Christ Jesus and the Jewish People Today: New Explorations of Theological Interrelationships

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Christ Jesus and the Jewish People Today: New Explorations of Theological Interrelationships. Edited by Philip A. Cunningham, Joseph Sievers, Mary C. Boys, Hans Hermann Henrix, and Jesper Svartvik. Grand Rapids, Mich.: Eerdmans Publishing, 2011. 338 pp. $36.00 (paper).

The range and implications of this remarkable volume embrace the whole church of Christ, even though its immediate provenance is largely Roman Catholic.

With the full horror and evil of anti-Semitism revealed in the Holocaust, the Second Vatican Council set the Roman Catholic Church on a new path in its declaration Nostra Aetate (1965). Not only did the church condemn anti-Semitism, but it also affirmed and embraced its Jewish roots. Thus, the church's relationship to Judaism cannot be compared with its relationship to other great religious traditions, such as Hinduism and Islam. As Pope John Paul II later said, Judaism is internal to Christianity.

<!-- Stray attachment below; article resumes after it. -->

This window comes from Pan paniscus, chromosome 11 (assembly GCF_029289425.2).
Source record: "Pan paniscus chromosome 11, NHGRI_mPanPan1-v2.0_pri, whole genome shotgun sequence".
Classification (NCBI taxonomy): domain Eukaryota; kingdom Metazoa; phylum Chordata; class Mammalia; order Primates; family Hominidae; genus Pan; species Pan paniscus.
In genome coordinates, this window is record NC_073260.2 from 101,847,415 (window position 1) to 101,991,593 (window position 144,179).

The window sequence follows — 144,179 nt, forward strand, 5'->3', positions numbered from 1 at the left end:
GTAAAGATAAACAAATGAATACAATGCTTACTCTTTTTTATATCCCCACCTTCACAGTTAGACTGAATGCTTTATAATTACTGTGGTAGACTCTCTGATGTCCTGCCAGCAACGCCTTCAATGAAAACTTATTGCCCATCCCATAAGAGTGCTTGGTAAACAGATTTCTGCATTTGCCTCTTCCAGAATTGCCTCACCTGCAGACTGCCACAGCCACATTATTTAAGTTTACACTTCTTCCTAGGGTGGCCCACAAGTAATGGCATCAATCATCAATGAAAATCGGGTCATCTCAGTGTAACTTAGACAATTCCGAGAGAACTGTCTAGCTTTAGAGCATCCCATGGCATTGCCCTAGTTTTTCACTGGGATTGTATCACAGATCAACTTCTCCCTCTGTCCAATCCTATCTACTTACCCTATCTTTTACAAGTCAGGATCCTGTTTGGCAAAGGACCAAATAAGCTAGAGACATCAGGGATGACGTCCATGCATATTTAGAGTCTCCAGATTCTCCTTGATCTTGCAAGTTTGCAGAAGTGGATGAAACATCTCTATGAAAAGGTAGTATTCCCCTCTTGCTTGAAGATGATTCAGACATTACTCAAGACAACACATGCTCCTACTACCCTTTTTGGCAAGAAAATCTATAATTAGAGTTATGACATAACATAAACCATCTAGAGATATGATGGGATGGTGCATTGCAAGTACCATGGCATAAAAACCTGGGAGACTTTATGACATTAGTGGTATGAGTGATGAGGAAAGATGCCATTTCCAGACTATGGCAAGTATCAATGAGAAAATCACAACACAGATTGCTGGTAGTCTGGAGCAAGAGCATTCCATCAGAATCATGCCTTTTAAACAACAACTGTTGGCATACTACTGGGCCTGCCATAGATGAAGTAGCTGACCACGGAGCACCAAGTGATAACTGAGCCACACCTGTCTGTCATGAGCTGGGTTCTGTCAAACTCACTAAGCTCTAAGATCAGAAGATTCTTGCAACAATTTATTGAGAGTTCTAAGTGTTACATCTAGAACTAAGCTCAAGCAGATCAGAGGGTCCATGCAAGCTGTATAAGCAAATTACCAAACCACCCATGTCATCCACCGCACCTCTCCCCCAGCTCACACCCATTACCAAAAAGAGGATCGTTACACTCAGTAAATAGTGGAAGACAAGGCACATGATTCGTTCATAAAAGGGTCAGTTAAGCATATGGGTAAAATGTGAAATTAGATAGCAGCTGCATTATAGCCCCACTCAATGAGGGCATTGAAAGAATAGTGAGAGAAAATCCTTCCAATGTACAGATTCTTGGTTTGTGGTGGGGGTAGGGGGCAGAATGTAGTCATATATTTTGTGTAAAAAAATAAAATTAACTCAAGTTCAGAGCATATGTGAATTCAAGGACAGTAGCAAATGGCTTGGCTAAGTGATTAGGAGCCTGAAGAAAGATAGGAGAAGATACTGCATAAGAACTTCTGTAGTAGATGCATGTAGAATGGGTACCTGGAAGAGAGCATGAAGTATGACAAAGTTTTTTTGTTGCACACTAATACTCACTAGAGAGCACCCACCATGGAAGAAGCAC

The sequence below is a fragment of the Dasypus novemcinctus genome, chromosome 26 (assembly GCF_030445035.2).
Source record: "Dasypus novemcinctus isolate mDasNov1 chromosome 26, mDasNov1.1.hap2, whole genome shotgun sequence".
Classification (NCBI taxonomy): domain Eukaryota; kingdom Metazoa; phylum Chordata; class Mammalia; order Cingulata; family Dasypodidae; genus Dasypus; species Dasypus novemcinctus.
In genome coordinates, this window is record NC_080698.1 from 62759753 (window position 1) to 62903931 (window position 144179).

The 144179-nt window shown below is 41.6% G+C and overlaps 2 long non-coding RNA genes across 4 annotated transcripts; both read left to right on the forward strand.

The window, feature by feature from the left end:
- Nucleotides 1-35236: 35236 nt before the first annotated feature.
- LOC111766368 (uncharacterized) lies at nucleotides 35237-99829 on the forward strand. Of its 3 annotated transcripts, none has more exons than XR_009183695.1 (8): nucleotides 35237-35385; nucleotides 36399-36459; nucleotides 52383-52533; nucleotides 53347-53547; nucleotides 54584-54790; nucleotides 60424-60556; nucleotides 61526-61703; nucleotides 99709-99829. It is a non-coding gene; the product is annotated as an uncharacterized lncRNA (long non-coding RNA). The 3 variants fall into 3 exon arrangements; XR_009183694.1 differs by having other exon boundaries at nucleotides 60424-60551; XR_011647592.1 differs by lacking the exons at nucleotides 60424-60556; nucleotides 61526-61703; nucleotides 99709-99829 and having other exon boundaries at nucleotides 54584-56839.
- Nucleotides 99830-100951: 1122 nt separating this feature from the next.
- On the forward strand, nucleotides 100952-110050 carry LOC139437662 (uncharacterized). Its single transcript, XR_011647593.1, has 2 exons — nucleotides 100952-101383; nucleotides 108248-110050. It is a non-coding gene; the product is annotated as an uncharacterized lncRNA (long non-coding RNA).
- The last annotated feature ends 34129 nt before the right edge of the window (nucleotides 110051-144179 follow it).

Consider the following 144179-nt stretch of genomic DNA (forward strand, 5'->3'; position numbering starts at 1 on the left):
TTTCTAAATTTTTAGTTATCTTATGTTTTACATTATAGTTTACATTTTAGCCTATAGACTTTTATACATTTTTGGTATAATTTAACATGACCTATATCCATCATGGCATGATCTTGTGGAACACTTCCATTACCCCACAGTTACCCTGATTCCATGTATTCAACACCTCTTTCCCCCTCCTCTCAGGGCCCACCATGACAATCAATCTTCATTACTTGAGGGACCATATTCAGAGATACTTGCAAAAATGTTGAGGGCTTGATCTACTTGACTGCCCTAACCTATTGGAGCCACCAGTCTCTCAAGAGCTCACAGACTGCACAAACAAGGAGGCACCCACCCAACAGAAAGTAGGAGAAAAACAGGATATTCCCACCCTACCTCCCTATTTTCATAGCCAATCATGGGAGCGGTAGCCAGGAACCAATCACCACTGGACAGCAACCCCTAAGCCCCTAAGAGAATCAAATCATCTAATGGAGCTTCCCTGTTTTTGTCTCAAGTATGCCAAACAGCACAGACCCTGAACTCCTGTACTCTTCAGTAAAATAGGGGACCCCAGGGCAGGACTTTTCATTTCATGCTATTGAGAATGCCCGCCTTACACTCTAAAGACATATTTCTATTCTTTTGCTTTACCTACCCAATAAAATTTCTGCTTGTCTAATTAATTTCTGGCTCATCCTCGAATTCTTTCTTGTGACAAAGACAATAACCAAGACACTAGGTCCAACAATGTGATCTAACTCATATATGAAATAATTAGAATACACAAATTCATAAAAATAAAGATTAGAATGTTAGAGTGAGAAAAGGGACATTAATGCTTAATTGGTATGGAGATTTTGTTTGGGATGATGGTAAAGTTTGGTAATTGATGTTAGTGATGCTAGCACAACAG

To foster this relationship, Pope Paul VI had established the Commission for Religious Relations with the Jews in 1974. To focus the main theological issues between Christians and Jews more precisely, a group of Jewish scholars published "Dabru Emet (To Speak the Truth): A Jewish Statement on Christians and Christianity" in 2000, which provoked considerable discussion. Subsequently, the 2005 conference in Rome marking the fortieth anniversary of Nostra Aetate surfaced the central questions in Christology, soteriology, and the covenantal status of the Jewish people that led to this book.

An international group of Christian scholars, mainly Roman Catholic, began meeting in 2006 and invited some Jewish scholars as observers and commentators. Though the group has no official status, its work, collected here, encapsulates much of the theological rapprochement that unfolded in the years following Vatican II and lays out exciting future directions for theological exploration that can solidify the bonds between Jews and Christians.

Each of the twenty studies in its own way grapples with the question, "How might we Christians in our time reaffirm our faith claim that Jesus Christ is the savior of all humanity, even as we affirm Israels covenantal life with God?" (p. xxii). Walter Cardinal Kasper is appropriately guarded about the results: "We stand only at the beginning of a new beginning. . . . There is to date no conclusive theory that is more or less generally accepted about the relationship of Judaism and Christianity, if there ever will be" (p. xiv). Yet the expertise of these scholars and the richness of their reflection make this book a landmark on the way to full Jewish-Christian mutual understanding, as well as to the decisive end of the supersessionism that can fuel anti-Semitism. …


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